Youth as Leaders in Their Lives

By: Willow Wheelock, Advocate, WomenSafe in Middlebury, Vermont

Youth experience and have to navigate many of the same circumstances that adults do: drug use and addictions, sexual assault or harassment, oppression (sexism, homophobia, racism, classism etc), abuse, control and/or violence in their dating relationships, abuse of power by others, alcoholism and more.  And while many youth may have access to programs or supports for these issues, rarely are there real opportunities for youth to take the lead in working towards social change; instead, youth are ‘clients’ in adult-driven programs aimed to address, end or offer healing from the circumstances they experience. This is important, but it is also equally (or more) important that youth are engaged as leaders and organizers for systemic, social change.

There are five stages on the youth engagement continuum that move adults’ work with youth from intervention to systemic change.

  1. The first stage is youth services, which defines young people as clients who have no input into program decision making and addresses problems on an individual basis.
  2. The second stage, youth development meets youth where they are at and supports partnerships between youth and adults where youth provide input into program decision making. It builds young people’s individual competency and provides opportunities for growth and development.
  3. Youth leadership deepens young people’s historical and cultural understanding of their experiences and community issues. It also increases the capacity for youth to be decision makers and problem solvers by building youth leadership opportunities and increasing their participation in community projects.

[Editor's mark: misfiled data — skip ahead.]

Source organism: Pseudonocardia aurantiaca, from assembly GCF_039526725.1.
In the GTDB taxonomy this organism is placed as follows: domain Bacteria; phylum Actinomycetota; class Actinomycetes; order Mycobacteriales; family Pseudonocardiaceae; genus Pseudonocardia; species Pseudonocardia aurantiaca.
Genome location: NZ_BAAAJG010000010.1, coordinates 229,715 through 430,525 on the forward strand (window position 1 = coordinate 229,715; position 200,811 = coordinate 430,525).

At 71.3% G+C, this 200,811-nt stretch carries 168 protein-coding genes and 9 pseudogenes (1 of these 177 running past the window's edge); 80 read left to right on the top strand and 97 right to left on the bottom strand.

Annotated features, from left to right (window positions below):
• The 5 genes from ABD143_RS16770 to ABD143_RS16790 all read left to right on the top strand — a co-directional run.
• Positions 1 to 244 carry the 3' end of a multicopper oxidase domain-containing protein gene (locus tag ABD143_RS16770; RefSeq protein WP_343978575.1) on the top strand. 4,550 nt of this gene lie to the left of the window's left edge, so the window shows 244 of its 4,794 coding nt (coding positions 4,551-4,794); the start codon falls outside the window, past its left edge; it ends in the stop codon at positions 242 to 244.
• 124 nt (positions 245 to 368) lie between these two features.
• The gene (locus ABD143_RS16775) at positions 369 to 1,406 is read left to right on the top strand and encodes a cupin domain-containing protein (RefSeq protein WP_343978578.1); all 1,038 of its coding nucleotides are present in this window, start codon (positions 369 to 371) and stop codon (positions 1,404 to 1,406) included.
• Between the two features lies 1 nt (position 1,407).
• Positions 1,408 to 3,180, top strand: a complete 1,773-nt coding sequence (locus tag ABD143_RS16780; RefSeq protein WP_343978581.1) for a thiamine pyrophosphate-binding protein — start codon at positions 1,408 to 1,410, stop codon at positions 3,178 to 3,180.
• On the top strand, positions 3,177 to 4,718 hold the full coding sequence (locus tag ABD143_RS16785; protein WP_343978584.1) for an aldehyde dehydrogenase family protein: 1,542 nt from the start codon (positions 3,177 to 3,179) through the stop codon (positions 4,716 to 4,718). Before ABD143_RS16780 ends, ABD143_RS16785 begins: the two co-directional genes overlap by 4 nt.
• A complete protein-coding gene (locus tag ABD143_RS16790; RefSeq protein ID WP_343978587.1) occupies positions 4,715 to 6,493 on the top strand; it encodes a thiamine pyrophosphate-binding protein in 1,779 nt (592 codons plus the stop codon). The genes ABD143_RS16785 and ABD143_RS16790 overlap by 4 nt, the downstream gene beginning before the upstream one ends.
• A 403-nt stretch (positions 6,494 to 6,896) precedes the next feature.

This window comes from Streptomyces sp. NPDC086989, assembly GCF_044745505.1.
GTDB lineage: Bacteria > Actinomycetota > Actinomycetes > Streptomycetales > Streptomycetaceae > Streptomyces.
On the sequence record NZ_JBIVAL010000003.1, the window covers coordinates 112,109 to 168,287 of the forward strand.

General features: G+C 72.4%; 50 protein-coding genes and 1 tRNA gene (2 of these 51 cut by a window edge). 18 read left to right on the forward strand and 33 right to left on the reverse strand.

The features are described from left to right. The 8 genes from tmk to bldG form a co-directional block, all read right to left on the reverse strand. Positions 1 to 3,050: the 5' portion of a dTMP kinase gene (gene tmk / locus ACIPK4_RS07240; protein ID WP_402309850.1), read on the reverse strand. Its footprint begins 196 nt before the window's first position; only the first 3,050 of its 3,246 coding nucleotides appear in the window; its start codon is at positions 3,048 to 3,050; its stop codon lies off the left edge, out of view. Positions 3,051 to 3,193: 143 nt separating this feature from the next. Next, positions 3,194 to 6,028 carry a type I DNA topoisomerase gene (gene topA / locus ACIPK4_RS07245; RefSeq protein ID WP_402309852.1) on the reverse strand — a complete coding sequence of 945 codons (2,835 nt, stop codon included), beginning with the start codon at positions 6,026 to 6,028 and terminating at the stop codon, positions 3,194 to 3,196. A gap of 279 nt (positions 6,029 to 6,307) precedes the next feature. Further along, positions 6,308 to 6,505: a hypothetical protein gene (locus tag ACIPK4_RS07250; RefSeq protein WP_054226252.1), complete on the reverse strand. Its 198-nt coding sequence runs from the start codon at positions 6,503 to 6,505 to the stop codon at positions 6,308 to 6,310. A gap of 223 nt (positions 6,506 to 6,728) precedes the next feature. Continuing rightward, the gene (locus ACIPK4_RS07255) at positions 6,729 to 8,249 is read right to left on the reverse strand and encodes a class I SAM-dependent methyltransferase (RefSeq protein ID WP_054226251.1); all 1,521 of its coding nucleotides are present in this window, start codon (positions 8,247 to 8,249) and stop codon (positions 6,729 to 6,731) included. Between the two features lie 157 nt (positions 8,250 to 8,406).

4. Civic engagement engages young people in political education and awareness and helps them to build a collective identity of themselves as social change agents. It also engages them in advocacy and builds their capacity for analyzing power and acting on issues important to them.
  5. Lastly, youth organizing involves youth as a core part of staff and the governing bodies; it builds a membership base of youth that engage in alliances and coalitions, direct action and political mobilizing.

This is a continuum of youth engagement that ranges from intervention to organizing. Creating authentic opportunities for youth to participate on the higher end of the spectrum is important work that recognizes their capacity for critical thinking and as effective change-makers in their community and the world. Given all the trials and tribulations youth will experience that closely mirror the experiences of adults, it is only appropriate (and empowering) that they be given the same opportunities to make their world a safer, more just, equitable place.

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